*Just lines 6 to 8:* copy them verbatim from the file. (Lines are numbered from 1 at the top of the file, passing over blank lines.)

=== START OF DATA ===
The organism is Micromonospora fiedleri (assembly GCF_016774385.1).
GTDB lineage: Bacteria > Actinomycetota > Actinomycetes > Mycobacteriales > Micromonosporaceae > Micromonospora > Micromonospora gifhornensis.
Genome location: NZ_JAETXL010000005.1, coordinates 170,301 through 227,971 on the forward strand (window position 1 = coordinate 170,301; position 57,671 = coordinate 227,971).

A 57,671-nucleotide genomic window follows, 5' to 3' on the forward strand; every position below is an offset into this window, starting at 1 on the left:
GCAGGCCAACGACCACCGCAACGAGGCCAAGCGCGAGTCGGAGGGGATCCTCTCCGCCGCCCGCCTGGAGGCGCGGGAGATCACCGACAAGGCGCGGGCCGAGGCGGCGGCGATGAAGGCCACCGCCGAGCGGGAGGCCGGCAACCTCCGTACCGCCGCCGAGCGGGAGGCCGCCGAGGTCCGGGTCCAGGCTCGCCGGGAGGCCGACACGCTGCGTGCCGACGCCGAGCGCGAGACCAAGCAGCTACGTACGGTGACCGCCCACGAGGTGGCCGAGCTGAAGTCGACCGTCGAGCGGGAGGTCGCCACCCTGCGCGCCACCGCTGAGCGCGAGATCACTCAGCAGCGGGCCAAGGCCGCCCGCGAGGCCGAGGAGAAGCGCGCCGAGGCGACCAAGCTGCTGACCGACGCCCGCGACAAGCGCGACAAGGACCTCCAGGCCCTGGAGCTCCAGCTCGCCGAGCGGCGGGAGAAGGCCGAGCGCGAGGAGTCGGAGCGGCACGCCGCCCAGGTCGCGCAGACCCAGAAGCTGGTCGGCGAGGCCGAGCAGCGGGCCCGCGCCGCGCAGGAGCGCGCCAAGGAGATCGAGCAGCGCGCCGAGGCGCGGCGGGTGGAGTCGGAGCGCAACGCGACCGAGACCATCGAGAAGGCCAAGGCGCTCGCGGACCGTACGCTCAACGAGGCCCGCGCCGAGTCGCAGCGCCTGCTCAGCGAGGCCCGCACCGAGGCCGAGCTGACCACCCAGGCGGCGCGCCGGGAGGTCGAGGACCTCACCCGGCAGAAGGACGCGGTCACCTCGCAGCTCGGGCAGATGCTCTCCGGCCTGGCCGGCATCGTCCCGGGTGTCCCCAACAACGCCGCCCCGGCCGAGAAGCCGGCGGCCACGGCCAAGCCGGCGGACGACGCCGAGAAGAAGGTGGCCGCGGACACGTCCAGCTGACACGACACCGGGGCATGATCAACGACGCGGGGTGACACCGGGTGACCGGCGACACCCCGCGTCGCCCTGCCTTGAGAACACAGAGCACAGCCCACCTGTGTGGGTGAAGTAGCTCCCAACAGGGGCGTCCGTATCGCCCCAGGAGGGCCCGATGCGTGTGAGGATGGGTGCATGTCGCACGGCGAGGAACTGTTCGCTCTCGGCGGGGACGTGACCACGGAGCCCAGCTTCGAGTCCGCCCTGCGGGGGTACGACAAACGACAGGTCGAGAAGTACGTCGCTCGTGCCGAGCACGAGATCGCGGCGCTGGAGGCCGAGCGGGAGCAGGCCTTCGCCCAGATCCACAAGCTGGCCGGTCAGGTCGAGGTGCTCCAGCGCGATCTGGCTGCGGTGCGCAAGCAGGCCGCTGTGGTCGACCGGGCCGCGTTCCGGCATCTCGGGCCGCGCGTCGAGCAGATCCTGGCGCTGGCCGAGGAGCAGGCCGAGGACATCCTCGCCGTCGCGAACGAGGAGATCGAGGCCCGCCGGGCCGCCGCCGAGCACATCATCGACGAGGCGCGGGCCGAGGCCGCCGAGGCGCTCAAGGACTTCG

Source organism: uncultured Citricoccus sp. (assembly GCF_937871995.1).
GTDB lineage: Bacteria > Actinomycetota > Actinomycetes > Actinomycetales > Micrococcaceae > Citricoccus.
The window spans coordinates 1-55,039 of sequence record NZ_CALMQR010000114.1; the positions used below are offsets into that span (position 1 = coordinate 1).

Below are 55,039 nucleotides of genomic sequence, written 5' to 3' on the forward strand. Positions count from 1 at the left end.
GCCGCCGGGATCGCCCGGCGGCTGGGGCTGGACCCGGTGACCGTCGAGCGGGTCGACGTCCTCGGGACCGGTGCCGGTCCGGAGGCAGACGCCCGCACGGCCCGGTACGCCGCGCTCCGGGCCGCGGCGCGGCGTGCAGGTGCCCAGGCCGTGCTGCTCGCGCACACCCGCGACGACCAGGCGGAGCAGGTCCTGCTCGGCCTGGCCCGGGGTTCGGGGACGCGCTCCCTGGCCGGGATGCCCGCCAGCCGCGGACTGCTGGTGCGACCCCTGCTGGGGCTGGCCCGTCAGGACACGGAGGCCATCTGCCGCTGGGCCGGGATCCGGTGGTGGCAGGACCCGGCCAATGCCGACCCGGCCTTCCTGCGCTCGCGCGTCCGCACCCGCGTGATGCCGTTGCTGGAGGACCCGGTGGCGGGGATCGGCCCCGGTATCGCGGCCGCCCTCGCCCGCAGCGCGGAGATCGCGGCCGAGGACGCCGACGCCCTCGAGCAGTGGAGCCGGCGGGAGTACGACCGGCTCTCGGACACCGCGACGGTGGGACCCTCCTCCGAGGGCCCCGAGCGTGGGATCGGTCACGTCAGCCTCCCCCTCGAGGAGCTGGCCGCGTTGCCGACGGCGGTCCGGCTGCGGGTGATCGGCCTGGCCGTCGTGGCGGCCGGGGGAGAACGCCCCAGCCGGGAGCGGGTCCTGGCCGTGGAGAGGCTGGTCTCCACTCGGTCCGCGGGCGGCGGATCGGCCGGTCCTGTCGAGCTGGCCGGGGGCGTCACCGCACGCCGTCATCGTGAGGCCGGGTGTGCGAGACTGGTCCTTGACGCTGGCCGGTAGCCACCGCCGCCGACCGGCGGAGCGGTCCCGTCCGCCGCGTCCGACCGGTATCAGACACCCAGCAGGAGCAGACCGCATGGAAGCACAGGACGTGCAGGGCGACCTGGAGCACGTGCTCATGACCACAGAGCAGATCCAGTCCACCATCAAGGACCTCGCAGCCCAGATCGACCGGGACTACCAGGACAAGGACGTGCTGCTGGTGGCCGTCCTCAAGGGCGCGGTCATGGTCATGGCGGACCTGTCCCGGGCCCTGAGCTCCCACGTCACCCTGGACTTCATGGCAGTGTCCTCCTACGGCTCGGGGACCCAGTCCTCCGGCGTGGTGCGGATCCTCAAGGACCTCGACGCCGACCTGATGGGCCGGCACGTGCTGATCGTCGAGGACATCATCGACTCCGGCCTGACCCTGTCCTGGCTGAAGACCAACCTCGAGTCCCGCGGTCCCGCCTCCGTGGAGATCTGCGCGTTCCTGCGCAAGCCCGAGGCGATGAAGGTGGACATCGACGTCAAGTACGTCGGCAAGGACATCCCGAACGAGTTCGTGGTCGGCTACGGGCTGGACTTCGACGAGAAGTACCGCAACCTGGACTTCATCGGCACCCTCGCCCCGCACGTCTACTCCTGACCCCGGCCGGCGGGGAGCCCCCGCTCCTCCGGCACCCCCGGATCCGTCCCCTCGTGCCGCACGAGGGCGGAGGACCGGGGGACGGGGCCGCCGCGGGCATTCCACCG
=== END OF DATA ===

Source organism: uncultured Citricoccus sp. (assembly GCF_937871995.1).
GTDB lineage: Bacteria > Actinomycetota > Actinomycetes > Actinomycetales > Micrococcaceae > Citricoccus.
The window spans coordinates 1-55,039 of sequence record NZ_CALMQR010000114.1; the positions used below are offsets into that span (position 1 = coordinate 1).